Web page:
The news on Friday that the Supreme Court of the United States had declared the ban on same-sex marriage unconstitutional sent a tidal wave through the internet. The White House, Google, Facebook and many other organisations and companies responded positively to the ruling. #LoveWins trended and, at least for those who believe in equality, the day was one of elation.
I watched as tweet after tweet congratulated America on this momentous occasion. Facebook was full of news articles about what had happened. And I read it all, including the positive affirmation from the justices, and felt a lump grow in my throat.
But why should what happens in America be so important to me, an Australian living in Canada? Why should it matter to many other citizens around the world when their own country has either enacted similar legislation prior to this, or is still waiting for it to happen to them?
Perhaps it has to do with America’s prominence as ‘the leader of the free world’. Or the fact that it dominates news cycles. Or that the companies we interact with on a daily basis are American and therefore have a US-centric worldview. I’m sure these things have something to do with it but it’s not the whole story.
Why I teared up is because every gay and lesbian in the world is connected, just like every Jew is connected or every Armenian. It’s a community, a sense of belonging, and in that you share joys as well as sorrows. And that’s why we celebrate with America.
Of course, this ruling also had its detractors and Twitter and Facebook was no doubt filled with vitriolic hate. I intentionally didn’t go looking for it. Nevertheless, I did see a post about all the Americans saying that the country was now going down the toilet and that they were ‘moving to Canada’. We laughed, a little sadly, because Canada has had marriage equality for 10 years.
Having lived in Canada for two years and seeing how integrated LGBT people are into the society (on the whole), I believe that granting people equal rights under the law has encouraged this to happen.
I’m certain gay hate crimes still continue. There are still parents ashamed of their gay children (or children ashamed of their gay parents) but the public discourse, at least, is one of positivity and inclusivity. One hopes that as America grows in this new direction, it too will experience greater equality.
So now, what does this mean for my home country of Australia?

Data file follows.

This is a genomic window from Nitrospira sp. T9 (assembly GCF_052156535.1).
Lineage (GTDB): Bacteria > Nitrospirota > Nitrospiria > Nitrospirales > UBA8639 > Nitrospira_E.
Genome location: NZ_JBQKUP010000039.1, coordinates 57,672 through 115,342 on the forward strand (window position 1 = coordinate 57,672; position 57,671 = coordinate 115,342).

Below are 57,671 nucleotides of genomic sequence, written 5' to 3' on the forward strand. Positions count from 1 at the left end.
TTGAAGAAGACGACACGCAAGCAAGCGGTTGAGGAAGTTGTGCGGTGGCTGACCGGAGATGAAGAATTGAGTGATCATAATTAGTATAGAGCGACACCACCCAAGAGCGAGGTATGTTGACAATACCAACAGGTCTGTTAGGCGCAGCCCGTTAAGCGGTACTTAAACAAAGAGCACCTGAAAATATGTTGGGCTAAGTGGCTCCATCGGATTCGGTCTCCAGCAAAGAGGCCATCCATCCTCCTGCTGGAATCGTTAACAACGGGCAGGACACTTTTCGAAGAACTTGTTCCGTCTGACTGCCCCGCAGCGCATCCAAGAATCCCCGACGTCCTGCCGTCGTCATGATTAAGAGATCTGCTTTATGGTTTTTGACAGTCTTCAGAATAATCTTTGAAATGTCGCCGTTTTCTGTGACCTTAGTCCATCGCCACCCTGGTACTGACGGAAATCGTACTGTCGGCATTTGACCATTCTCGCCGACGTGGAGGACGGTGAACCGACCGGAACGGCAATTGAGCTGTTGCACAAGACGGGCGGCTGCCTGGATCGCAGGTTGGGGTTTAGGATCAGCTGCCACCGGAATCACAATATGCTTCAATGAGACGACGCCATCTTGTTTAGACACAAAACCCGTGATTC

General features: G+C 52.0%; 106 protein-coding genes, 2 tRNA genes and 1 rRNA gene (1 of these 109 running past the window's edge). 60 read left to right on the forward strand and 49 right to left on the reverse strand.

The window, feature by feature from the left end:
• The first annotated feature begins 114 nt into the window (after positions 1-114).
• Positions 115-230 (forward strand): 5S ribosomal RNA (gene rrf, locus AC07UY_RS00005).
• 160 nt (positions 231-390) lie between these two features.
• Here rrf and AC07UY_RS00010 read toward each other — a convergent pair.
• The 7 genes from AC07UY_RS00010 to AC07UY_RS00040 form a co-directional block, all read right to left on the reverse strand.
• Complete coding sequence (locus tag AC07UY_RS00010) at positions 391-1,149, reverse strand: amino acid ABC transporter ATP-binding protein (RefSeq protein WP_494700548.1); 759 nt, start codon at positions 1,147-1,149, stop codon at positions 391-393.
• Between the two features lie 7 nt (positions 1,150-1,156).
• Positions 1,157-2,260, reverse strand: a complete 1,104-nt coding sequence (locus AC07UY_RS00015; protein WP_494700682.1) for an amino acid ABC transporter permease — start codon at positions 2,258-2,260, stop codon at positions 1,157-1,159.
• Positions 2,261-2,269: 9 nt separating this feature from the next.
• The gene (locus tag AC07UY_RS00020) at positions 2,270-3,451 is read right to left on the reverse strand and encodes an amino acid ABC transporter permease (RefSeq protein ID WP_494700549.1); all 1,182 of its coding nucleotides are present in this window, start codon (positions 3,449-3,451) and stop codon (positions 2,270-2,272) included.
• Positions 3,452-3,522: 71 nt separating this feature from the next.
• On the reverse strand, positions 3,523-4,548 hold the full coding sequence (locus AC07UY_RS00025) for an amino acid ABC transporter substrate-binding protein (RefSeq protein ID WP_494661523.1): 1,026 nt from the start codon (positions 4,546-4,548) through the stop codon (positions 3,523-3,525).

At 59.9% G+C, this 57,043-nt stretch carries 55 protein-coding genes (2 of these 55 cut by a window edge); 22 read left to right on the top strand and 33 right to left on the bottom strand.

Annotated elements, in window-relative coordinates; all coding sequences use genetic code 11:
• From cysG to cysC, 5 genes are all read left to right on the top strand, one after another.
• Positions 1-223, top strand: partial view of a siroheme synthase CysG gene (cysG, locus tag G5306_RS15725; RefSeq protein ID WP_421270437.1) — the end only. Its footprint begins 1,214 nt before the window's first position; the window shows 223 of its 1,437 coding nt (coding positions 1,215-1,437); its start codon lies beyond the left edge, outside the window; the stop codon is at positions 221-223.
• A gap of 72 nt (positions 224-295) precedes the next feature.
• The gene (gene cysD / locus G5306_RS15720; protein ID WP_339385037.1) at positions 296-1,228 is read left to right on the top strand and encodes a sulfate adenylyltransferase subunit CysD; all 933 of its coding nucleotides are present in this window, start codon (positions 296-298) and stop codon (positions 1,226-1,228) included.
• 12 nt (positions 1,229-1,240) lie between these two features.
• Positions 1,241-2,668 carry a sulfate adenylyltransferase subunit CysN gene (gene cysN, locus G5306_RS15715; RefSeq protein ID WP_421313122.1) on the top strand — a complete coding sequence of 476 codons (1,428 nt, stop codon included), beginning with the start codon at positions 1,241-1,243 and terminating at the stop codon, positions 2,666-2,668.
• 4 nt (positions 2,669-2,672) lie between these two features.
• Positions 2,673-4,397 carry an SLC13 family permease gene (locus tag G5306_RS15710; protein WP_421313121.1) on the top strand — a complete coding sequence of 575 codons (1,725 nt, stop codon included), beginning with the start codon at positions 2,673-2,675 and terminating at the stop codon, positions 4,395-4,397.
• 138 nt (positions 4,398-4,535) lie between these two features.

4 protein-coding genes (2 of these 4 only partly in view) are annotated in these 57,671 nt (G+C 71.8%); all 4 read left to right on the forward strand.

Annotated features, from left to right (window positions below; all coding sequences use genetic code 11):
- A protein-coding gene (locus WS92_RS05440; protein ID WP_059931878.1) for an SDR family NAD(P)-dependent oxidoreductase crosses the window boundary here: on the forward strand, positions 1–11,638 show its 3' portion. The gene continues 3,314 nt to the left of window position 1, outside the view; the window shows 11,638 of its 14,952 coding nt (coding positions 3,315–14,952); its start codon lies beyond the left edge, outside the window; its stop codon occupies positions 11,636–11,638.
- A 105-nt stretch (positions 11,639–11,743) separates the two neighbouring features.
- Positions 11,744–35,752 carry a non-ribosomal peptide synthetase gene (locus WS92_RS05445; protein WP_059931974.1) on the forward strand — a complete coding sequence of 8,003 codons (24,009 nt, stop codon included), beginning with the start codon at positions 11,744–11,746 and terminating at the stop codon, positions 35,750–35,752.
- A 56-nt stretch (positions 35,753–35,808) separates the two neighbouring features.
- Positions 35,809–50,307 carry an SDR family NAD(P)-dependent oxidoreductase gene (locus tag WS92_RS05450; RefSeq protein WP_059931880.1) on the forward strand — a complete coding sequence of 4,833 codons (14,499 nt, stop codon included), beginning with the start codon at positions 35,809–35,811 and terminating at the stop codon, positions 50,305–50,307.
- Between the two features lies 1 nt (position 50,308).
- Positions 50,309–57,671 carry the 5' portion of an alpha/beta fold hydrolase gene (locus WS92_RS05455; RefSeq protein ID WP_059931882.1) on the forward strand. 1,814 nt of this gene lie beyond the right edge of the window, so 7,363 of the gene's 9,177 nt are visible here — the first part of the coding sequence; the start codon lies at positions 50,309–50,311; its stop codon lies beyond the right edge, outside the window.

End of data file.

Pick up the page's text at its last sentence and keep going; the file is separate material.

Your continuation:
After Ireland’s historic referendum returned a vote in favour of marriage equality – and let’s take a moment to recognise how momentous that is in such a deeply Catholic country – it seemed that its momentum may lead Australia’s politicians to enact such laws.
Alas it was not to be.
Our conservative government, unhappy with the whole idea anyway, will not be pressured, particularly when the Opposition, who introduced a bill, pipped them to the post. Will America’s ruling make a difference? Honestly, I can’t see it happening on anyone’s timetable unless it’s one dictated by the Government.
The old arguments will be trotted out. Australia is not ready for it. The sanctity of marriage must be upheld. There are more important things to be getting on with like increasing emissions, cutting the public service and public services, and victimising and demonising refugees. All important stuff.
But maybe there is a chance that this will be sorted before the year is out. That this action will increase the government’s popularity in the lead up to an election. I can’t tell you how thrilled it makes me feel that equal rights are treated in such a manner.
I would love to say that when the time comes that I’m proud of my country, but that would ignore the fact that marriage equality has been a reality for more than 10 years. And that the government, whichever one is sitting, has had the opportunity to take the lead on this and make a declaration for equality, but didn’t.
Having said that, I will rejoice with my brothers and sisters when the day finally comes, and look forward to days of greater equality, of when I can walk down the street holding my husband’s hand and not fear that I’m going to be ridiculed, jeered at or beaten. I look forward to the day we can feel safe and equal in our own country.